News Scan for Aug 13, 2018

No link between maternal Tdap and autism
;
Rotavirus vaccine impact
;
Legionellosis seasonal shift

Large study shows no association between Tdap and autism

A new study based on 80,000 children shows no association between prenatal Tdap vaccination (tetanus, diphtheria, and acellular pertussis) and autism spectrum disorder (ASD). The study is published in Pediatrics.

A research group at Kaiser Permanente conducted the study over a 4-year period from 2011 through 2014. ASD was diagnosed in 1,341 (1.6%) children in the study, comparable to the US autism rate of 1.7%. The incidence rate was 3.78 per 1,000 person years in the Tdap exposed group, and 4.05 per 1,000 person years in the unexposed group (hazard ratio: 0.98, 95% confidence interval: 0.88–1.09).

"Researchers have found infections during pregnancy (eg, rubella and influenza), including prolonged episodes of fever to increase autism risk, hypothesizing that maternal infections, cytokine responses, and proinflammatory pathways are likely to alter fetal brain development," the authors concluded. "Our results potentially indicate that the maternal Tdap vaccine affects immune trajectories protecting infants against infections that would otherwise lead to neurodevelopmental alterations."

Maternal Tdap vaccination coverage varied during the study period, from 26% in the 2012 birth cohort to 79% in the 2014 birth cohort. Prenatal Tdap vaccination is recommended as infants are the group at the highest risk for complications during pertussis infections.

Hung Fu Tseng, PhD, the study's senior author, said in a Kaiser Permanente press release given the increasing practice of vaccinating pregnant women with Tdap, it was important to address concerns about the link between maternal vaccination and development of ASD. "We hope that our findings reassure parents that Tdap vaccination during pregnancy was not associated with autism in children."
Aug 13 Kaiser Permanente press release
Aug 13 Pediatrics study

 

Study: Rotavirus vaccine should remain top priority to fight infant mortality

The rotavirus vaccine is a key tool in reducing global childhood mortality from diarrhea, according to a new global burden of disease study published in JAMA Pediatrics.

The study measured rotavirus data from 2016 in an effort to understand the extent of rotavirus cases and determine how effective the vaccine was in preventing morbidity and mortality among children under the age of 5.

According to the study, 27.8% of children younger than 5 years were vaccinated against rotavirus in 2016, with most rotavirus deaths occurring in sub-Saharan Africa, or other regions where routine vaccination was not yet practiced. Globally, diarrhea is the fourth leading cause of death in children worldwide, and rotavirus causes about 30% of all diarrhea cases in children.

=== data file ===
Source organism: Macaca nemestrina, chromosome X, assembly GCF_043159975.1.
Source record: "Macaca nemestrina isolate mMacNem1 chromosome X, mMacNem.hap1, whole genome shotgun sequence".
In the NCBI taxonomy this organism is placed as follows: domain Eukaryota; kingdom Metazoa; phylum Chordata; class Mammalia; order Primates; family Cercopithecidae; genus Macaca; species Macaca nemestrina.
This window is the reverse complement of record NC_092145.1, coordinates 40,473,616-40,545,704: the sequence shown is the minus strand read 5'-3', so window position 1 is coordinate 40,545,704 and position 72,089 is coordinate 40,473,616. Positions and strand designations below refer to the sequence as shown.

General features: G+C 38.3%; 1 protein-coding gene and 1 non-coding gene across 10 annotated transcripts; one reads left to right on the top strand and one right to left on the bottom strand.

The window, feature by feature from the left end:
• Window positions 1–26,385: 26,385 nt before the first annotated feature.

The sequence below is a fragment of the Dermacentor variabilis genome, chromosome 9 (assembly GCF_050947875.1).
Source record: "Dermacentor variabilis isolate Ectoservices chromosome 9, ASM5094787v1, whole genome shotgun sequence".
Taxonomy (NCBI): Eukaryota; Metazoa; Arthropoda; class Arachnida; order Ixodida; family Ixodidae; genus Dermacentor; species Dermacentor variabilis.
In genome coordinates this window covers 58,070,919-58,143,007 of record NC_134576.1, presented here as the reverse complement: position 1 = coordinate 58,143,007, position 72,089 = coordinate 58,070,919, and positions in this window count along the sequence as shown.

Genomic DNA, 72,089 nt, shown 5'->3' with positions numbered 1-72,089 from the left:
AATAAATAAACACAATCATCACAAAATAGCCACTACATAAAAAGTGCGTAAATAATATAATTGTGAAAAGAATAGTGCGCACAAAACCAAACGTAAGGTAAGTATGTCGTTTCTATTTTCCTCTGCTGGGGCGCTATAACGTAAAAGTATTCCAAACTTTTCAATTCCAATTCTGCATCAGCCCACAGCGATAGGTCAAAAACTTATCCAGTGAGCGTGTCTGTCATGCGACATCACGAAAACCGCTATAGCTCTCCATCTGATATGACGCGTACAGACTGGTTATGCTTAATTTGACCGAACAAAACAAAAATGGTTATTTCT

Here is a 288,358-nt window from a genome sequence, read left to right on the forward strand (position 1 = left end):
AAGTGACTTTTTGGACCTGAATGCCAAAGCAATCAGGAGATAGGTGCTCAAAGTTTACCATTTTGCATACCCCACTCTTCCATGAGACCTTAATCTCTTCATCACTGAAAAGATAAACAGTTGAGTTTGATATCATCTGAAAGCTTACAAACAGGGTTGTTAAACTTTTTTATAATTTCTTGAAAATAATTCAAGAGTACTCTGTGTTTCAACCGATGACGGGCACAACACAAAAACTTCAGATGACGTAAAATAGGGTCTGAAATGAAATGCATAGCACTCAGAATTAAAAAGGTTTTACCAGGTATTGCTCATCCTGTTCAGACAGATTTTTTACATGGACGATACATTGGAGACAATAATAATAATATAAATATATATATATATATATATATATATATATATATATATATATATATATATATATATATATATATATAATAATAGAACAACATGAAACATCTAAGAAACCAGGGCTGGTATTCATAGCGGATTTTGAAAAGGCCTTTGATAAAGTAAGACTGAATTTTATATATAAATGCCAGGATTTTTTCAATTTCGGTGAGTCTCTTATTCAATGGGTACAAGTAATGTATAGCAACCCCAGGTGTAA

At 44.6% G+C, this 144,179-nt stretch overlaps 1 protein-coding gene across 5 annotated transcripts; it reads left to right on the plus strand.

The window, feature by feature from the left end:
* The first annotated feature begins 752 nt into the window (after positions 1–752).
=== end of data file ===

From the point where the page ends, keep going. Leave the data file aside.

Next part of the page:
Based on data from reporting countries, researchers said there were 128,500 deaths and 258,173,300 episodes of rotavirus-linked diarrhea among children younger than 5 years in 2016. The rotavirus vaccine is estimated to have averted approximately 28,000 deaths in 2016, and approximately 83,200 more children could have been saved if they had received the vaccine.

"These findings call for renewed efforts to prevent rotavirus infection through in- creased efforts to improve vaccination coverage, water and sanitation, and access to and quality of medical care," the authors concluded.
Aug 13 JAMA Pediatr study

 

Legionellosis outbreaks occurring earlier in the year as cases increase

Legionellosis outbreaks are on the rise in the United States, and they may be occurring earlier in the year. That's the takeaway from a new Epidemiology & Infection study based on data from the Centers for Disease Control and Prevention (CDC) and the Centers for Medicaid and Medicare Services (CMS).

To conduct the study, researchers looked at CDC reports of legionellosis from 1993 to 2015, and CMS medical claims from 1997 to 2006. Previous studies have described the increase in legionellosis as being due to increased reporting, aging infrastructure, and an aging population, which is more prone to infection.

After 2003, cases skyrocketed, with the CDC reporting a 300% increase in case counts from 2000 to 2014. Monthly counts also shifted; before 2003 mid-September (9.676 ± 0.164 months) saw the most number of cases reported, and after 2003, cases increasingly were recorded in mid-August (8.452 ± 0.042 months).

"The observed shift in peak timing could be related to environmental drivers and summer travel," the authors said.

Approximately 9% of legionellosis cases, caused by waterborne Legionella bacteria, are fatal and 40% require intensive care.
Aug 13 Epidemiol Infect study

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